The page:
I decided that I wanted a slightly more poetic voice for the animal gods than the people have. So the animals talk in high speech a lot of the time - slightly archaic, slightly perkier. The Japanese, I was told, talk sort of rougher than the people do. I thought it seemed right to go with the high speech, a level of formality.

K2K: How did you get so literate?
NG: I was a "bookie" kid. I was one of those kids who had books on them. Before weddings, Bar Mitzvahs, funerals and anything else where you're actually meant to not be reading, my family would frisk me and take the book away. If they didn't find it by this point in the procedure, I would be sitting over in that corner completely unnoticed just reading my book. I was the kind of kid who would, during summer holidays I would get my parents to drop me off at the local library. Sometimes I would remember to bring sandwiches and sometimes I would forget, which just meant that sometimes I would be reading late in the afternoon hungrier than when I would remember sandwiches. I was probably the only kid, in one school that I was at, when I was about 9, 10, 11, who particularly hung out in the school library. The school library at that time, in this old English school, was abandoned by everybody and was filled with all these amazing books. There was almost nothing, in the library, later than 1945. Those are the books that had obviously gone in there between about 1890 and 1920. As a result of which, I would up with a remarkable knowledge of pre-war British fiction. Not knowing that I had already a remarkable knowledge of pre-war British fiction until you start talking academics - "My God, you've read HIM?" That was really it. It was what I liked doing.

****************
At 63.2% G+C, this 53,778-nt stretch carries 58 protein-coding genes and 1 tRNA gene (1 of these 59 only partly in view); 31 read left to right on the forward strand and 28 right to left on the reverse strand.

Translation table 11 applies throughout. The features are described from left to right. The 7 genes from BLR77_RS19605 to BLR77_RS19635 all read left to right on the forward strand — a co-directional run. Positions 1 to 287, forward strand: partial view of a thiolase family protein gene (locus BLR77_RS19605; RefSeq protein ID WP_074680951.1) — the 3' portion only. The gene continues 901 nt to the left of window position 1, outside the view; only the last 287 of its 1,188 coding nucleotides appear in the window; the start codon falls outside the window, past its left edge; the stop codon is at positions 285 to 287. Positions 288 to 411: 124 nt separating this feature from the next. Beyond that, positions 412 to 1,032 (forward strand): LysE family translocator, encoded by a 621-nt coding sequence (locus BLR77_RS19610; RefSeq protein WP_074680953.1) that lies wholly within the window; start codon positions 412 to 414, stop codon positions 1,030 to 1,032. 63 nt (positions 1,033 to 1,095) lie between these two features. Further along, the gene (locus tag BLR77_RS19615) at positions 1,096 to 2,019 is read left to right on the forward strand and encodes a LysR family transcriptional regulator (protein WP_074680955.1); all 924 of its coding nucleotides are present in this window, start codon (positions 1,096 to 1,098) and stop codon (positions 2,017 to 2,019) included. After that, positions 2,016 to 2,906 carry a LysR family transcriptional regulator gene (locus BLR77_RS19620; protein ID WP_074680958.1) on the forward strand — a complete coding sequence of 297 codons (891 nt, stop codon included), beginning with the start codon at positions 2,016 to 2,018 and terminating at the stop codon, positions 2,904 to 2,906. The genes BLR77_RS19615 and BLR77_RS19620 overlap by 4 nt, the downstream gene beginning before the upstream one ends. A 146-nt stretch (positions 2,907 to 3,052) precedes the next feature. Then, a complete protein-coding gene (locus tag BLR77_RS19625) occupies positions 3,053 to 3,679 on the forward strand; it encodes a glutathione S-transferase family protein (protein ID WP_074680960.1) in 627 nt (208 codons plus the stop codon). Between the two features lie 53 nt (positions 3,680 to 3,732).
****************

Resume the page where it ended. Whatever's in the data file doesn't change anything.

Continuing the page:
I remember when I was about nine. I was daydreaming. I had this sort of fantasy, because I really wanted to be the person who had written "The Lord Of The Rings." I thought that would be so cool. So, my fantasy was that I had a copy of "The Lord Of The Rings" with me and I'd accidentally slip into a parallel universe exactly the same as the one I was in except that nobody had ever written "The Lord Of The Rings." But I had a copy and then I would get a grownup to take it out for me, because I figured that my typing wasn't good enough as I was only nine. Then I'd assassinate the grownup so they wouldn't know and I wouldn't tell anybody. Then I would send it off to a publisher and I would get to be the person who wrote "The Lord Of The Rings." After a while you just figure that's never going to happen so I may as well sit down and start writing.

K2K: When you were growing up, what did you like to read? Who is your favorite author now?
NG: When I was growing up, I liked to read anything that I could possibly get my hands on. I was definitely skewed toward SF and Fantasy. As a young kid, as around six, my favorite author was probably C. S. Lewis. When I was nine, my favorite author was Michael Moorcock. When I was twelve, my favorite authors were R. A. Lafferty, Roger Zelazny and Chip Delaney. Somewhere in there, I must have discovered Harlan Ellison who remains one of my favorite authors and since has become one of my most infuriating and interesting friends.